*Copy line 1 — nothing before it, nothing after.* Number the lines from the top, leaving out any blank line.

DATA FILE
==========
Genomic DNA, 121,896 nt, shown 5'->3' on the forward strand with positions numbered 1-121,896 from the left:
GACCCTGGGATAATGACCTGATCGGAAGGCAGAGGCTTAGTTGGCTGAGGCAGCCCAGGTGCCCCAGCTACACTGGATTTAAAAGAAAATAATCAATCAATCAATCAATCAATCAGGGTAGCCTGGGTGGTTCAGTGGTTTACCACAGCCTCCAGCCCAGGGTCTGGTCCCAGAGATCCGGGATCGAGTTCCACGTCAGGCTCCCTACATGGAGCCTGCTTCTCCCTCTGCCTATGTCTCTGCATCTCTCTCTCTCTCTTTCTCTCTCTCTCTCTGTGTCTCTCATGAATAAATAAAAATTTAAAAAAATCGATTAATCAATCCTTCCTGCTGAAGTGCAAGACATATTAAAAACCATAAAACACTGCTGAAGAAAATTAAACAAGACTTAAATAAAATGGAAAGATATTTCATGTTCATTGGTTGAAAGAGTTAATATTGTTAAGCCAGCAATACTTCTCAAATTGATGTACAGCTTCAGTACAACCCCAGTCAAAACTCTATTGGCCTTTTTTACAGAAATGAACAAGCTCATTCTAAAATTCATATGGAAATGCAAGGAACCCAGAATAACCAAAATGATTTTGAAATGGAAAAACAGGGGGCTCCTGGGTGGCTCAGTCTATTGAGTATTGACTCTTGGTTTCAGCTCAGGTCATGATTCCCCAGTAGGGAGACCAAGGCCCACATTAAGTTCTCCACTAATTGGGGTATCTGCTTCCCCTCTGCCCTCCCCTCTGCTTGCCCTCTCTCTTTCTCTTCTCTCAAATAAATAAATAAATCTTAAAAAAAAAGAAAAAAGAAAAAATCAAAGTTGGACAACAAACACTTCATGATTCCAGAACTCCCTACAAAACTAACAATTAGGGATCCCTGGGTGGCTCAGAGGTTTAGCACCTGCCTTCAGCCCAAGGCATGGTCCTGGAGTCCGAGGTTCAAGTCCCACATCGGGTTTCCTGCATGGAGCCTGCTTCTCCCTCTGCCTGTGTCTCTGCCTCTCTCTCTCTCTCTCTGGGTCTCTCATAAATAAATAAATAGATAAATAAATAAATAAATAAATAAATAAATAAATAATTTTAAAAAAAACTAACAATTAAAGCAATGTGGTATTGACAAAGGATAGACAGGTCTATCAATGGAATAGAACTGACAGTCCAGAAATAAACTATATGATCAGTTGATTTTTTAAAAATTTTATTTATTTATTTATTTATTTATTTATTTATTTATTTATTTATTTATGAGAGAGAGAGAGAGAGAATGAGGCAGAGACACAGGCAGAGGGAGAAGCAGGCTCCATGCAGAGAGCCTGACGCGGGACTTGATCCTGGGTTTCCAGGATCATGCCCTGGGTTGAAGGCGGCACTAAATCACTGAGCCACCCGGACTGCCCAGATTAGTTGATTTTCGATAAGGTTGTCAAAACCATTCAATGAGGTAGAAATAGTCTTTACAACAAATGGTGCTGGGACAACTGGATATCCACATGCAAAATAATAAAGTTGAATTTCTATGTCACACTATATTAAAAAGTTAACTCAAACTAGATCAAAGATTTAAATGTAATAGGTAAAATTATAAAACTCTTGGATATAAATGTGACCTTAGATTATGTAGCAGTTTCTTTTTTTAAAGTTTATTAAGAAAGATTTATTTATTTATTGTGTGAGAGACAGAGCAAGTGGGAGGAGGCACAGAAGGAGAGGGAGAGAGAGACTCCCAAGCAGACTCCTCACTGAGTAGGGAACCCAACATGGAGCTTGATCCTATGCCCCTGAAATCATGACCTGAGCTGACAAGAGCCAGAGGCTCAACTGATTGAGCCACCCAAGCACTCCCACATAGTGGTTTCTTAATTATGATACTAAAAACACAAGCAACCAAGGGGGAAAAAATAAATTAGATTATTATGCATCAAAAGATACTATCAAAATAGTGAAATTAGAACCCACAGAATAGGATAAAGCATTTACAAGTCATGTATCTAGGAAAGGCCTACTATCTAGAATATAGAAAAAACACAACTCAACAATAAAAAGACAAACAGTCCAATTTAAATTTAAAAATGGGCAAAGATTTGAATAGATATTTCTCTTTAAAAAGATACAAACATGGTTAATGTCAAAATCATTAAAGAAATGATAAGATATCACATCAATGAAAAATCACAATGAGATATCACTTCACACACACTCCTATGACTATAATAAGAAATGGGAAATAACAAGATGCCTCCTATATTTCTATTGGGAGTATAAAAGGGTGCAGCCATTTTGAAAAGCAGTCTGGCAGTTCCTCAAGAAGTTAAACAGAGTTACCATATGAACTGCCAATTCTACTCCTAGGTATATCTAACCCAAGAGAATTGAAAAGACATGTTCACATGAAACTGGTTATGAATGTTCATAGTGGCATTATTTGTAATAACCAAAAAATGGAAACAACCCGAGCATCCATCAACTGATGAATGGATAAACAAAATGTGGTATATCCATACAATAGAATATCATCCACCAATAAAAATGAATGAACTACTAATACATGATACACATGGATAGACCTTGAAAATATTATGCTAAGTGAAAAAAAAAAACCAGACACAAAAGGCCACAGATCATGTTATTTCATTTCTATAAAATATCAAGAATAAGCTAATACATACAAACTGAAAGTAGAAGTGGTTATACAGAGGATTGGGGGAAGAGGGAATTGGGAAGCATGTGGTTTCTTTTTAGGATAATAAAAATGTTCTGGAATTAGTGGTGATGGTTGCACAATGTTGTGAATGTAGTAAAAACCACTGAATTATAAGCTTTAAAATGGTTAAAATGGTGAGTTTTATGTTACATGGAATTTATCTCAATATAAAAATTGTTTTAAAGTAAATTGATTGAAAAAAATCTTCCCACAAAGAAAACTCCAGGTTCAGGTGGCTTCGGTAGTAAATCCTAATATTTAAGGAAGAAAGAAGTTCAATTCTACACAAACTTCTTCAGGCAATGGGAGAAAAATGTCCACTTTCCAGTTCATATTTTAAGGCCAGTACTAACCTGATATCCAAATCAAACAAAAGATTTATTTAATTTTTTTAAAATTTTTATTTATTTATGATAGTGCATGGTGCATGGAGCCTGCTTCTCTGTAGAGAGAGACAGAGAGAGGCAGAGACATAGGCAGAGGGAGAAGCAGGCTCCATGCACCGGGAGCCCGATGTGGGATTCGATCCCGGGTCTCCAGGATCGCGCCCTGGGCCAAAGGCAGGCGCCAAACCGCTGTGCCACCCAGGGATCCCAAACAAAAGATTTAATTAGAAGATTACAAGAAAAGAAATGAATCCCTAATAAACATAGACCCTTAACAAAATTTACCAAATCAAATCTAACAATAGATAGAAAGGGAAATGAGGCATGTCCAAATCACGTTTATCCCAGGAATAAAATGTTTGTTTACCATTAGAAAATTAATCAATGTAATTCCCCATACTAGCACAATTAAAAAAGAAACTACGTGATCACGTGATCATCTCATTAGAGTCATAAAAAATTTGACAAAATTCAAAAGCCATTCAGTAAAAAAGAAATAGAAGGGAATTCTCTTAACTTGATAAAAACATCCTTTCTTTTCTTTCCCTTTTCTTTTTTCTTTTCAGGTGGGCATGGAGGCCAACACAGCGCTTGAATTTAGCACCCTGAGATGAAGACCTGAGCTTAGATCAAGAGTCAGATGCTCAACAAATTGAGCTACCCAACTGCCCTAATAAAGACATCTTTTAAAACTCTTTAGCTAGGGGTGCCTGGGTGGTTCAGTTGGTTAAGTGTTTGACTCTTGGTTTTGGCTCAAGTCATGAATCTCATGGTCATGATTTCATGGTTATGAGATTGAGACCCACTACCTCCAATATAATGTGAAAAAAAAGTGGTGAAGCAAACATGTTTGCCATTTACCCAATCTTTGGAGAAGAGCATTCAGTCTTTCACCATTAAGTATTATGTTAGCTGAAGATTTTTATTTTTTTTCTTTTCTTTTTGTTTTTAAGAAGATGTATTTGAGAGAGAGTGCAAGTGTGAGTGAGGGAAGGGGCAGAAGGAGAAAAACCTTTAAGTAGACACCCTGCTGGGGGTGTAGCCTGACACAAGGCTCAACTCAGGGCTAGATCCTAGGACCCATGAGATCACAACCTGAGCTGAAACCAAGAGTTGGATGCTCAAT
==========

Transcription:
Genomic DNA, 121,896 nt, shown 5'->3' on the forward strand with positions numbered 1-121,896 from the left: